The ad in the paper had a great looking dad, not too sexy, clean-cut, looking out from the page in a charming manner. Standing on a chair was a lovely ballerina complete with tiara, about 8 years old, whispering in his ear.

The caption was CELEBRATE HIM EVERY DAY (but give him all your confidence).

Really cute — it probably sold lots of shirts and ties for Father's Day.

But, I thought, cut to five or ten years from that moment when the kid is standing there with baggy clothes and pierced body parts, and then we'd really like to see the look on his face.

This reminds me of an experience we had with our fifth child, Jim.

He was nine years younger than the sibling closest to him, so it was really joyful to have a small person who adored everyone and ran to greet his old dad when he arrived home from work.

Cut to Jim as a senior in high school during football season with the courage to tread where his brothers had dared not tread.

He went out one evening to study and came home with a hat on and gave me the sign to come in the other room. He removed the hat showing a Mohawk haircut bleached blond. He looked positively ridiculous.

Jim said, "See if you can work dad into this."

I returned to the family room and told my husband, Grit, to prepare himself for something he wasn't going to like, that the state championship game was a week away and after the game Jim would shave his head.

Grit took one look at Jim and, through clenched jaws, informed him he was not willing to raise a Dennis Rodman.

Jim kept his hat on at all times while in his father's presence, even at dinner, and they made it through the week.

Parenting is no easy business. When children are small, you lose sleep because of the feeding schedule or for some nightmare that awakens them. When they are older, you lose sleep waiting for them to appear.

To be a good parent is a lifetime commitment that is sometimes rewarding and other times challenging and frustrating. You are led to experiences you never dreamed of being involved in.

They can make your life happy and wonderful or a living hell.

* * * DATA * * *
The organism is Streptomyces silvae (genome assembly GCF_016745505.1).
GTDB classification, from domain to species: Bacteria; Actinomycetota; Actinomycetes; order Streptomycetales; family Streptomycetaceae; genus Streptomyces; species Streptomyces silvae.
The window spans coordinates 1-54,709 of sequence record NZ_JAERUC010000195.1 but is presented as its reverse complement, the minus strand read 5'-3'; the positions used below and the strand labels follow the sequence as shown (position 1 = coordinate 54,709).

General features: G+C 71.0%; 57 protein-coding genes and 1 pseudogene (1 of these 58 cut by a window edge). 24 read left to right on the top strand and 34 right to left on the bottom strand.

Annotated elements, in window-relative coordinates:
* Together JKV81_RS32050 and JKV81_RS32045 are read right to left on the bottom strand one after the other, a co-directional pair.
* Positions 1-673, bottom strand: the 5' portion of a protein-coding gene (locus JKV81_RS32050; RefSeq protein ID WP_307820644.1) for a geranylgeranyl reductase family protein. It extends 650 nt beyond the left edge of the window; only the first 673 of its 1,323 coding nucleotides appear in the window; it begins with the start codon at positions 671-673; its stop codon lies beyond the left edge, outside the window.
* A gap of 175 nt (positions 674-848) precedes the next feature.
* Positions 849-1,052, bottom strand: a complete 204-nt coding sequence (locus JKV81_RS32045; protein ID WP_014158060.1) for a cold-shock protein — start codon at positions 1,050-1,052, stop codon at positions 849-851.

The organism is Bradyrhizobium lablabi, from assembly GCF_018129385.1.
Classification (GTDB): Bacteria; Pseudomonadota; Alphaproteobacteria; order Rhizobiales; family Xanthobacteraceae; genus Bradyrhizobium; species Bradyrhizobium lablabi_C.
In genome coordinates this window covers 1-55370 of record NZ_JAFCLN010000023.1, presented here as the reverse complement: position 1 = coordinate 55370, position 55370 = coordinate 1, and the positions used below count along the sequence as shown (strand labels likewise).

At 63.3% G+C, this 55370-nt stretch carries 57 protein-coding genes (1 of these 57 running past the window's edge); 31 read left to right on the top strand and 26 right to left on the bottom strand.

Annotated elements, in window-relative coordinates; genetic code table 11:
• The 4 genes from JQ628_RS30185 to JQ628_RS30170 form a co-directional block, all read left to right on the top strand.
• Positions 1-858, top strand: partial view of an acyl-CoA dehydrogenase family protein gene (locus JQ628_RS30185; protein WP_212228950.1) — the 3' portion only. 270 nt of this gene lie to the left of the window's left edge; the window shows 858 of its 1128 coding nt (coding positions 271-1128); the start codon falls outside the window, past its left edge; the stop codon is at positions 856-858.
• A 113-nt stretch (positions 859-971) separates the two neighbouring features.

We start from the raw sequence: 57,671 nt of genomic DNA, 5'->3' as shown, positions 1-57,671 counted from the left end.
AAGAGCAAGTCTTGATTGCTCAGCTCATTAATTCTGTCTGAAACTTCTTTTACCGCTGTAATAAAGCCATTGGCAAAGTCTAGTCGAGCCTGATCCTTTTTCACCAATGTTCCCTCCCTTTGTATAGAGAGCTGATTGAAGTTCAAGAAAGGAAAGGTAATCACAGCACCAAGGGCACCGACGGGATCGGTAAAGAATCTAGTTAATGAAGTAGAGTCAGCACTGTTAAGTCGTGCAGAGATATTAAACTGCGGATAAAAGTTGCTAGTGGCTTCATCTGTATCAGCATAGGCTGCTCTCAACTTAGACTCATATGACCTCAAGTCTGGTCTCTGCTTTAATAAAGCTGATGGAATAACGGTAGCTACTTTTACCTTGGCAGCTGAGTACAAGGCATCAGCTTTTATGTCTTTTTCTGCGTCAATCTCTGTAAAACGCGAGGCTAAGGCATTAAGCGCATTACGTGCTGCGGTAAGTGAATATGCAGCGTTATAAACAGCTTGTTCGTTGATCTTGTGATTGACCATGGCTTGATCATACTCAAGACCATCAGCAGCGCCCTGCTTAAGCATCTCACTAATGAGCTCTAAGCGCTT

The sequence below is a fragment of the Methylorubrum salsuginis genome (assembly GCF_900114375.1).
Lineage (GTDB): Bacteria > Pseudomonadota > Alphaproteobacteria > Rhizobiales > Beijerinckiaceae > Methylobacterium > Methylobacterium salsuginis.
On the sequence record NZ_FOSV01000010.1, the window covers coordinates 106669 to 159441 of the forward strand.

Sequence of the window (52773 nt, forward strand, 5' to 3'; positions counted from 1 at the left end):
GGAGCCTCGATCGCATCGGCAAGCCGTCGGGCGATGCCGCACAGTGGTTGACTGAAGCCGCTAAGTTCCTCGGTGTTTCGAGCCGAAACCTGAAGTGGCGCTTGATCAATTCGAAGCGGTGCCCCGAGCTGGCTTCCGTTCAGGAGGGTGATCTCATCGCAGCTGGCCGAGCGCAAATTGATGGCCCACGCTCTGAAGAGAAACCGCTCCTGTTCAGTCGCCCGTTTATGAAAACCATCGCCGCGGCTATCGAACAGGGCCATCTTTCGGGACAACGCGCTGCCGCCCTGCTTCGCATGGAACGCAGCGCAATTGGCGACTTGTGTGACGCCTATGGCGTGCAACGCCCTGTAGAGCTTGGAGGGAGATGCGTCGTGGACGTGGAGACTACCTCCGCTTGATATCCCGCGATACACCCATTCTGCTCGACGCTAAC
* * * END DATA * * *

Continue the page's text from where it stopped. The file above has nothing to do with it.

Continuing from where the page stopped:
If children came with a user's manual, our parenting role would be made much easier, but since they do not, we are left to self-help books and advice handed down but mostly just trial and error.

From my vantage point of many years being married to a dad, I've seen changes in the scope of the father's role in parenting, but as the old saying goes, 'The more things change the more they stay the same."

The point is to develop a person who can go out into the world and contribute.

A father or a father figure's contribution to the mental health and welfare of his children can truly be measured by the time and concern they give to their parenting.

Our son Michael chose to go to medical school, which meant his wife had to keep up her gymnastics business to keep them fed. He truly was "Mr. Mom." He got a little baby carrier and off they went to classes or wherever life took him for the day. It was a necessity that opened this door for him, as it has for many men whose wives are working, and he found out just how rewarding "hands-on" parenting can be.

As a society we need to reinforce the need for fathers to be involved with their children.

We need to convince divorced fathers that, even though it is more difficult, they are so very important in their children's lives and must make those extra efforts to meet those children's needs.

Having a child is a covenant with God that you will attempt to make that child better than you were.


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